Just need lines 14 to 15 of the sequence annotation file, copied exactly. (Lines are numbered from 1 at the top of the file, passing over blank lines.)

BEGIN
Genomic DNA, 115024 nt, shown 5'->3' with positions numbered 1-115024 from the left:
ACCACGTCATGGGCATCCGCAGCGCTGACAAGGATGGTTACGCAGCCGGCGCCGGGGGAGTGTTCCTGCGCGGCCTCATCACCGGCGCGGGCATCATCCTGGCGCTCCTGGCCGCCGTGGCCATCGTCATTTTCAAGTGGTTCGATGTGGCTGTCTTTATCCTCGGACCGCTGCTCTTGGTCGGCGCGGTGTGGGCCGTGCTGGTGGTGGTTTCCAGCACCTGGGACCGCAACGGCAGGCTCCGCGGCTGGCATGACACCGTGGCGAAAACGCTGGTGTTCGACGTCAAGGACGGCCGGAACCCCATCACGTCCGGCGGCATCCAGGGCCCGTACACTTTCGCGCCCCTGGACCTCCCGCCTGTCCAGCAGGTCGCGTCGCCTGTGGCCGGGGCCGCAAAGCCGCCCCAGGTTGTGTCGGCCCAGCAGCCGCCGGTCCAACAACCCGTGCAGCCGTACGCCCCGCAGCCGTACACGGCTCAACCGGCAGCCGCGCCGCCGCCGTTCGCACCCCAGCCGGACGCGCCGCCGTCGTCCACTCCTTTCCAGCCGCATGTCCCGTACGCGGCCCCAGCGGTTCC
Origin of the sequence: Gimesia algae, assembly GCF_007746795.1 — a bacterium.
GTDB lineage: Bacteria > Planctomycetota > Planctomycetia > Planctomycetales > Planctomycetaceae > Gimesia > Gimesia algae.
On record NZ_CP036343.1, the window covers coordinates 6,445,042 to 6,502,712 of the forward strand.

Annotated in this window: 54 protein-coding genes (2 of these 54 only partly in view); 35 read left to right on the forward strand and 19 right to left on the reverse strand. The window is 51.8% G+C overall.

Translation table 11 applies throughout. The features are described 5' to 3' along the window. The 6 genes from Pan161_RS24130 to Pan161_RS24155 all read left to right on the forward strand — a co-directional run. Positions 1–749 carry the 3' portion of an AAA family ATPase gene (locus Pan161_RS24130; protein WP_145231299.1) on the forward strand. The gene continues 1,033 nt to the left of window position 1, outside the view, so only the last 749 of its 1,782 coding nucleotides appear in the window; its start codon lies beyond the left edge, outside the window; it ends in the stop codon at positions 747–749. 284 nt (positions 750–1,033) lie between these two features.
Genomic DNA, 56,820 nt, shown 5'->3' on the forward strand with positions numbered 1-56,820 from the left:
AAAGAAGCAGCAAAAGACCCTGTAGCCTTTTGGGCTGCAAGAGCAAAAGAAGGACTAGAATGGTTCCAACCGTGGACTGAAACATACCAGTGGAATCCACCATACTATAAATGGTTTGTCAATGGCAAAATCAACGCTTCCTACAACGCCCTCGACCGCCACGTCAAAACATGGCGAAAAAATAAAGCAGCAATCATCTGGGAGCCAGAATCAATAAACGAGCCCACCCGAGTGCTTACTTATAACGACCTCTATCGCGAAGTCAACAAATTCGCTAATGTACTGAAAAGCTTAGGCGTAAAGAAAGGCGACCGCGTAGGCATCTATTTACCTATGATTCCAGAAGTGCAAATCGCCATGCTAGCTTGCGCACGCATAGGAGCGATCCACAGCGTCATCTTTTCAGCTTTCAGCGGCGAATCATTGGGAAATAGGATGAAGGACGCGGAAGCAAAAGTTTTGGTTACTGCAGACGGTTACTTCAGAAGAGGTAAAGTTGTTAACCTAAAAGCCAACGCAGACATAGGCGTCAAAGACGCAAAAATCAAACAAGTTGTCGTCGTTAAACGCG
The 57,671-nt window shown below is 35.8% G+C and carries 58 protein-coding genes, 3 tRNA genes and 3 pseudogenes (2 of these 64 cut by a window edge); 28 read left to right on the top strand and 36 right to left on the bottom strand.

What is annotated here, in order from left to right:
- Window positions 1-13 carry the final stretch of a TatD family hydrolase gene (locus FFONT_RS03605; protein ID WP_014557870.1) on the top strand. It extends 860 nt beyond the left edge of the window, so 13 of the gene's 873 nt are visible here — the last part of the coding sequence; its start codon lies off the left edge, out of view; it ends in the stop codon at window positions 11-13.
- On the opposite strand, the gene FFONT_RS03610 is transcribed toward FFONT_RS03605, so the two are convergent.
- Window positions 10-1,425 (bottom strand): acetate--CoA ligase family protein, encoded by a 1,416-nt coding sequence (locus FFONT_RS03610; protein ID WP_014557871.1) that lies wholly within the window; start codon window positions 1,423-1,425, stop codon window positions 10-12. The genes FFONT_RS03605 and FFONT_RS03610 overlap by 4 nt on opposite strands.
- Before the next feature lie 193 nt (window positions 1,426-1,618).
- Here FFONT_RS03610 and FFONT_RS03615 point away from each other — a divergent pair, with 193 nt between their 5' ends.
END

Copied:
- Window positions 10-1,425 (bottom strand): acetate--CoA ligase family protein, encoded by a 1,416-nt coding sequence (locus FFONT_RS03610; protein ID WP_014557871.1) that lies wholly within the window; start codon window positions 1,423-1,425, stop codon window positions 10-12. The genes FFONT_RS03605 and FFONT_RS03610 overlap by 4 nt on opposite strands.
- Before the next feature lie 193 nt (window positions 1,426-1,618).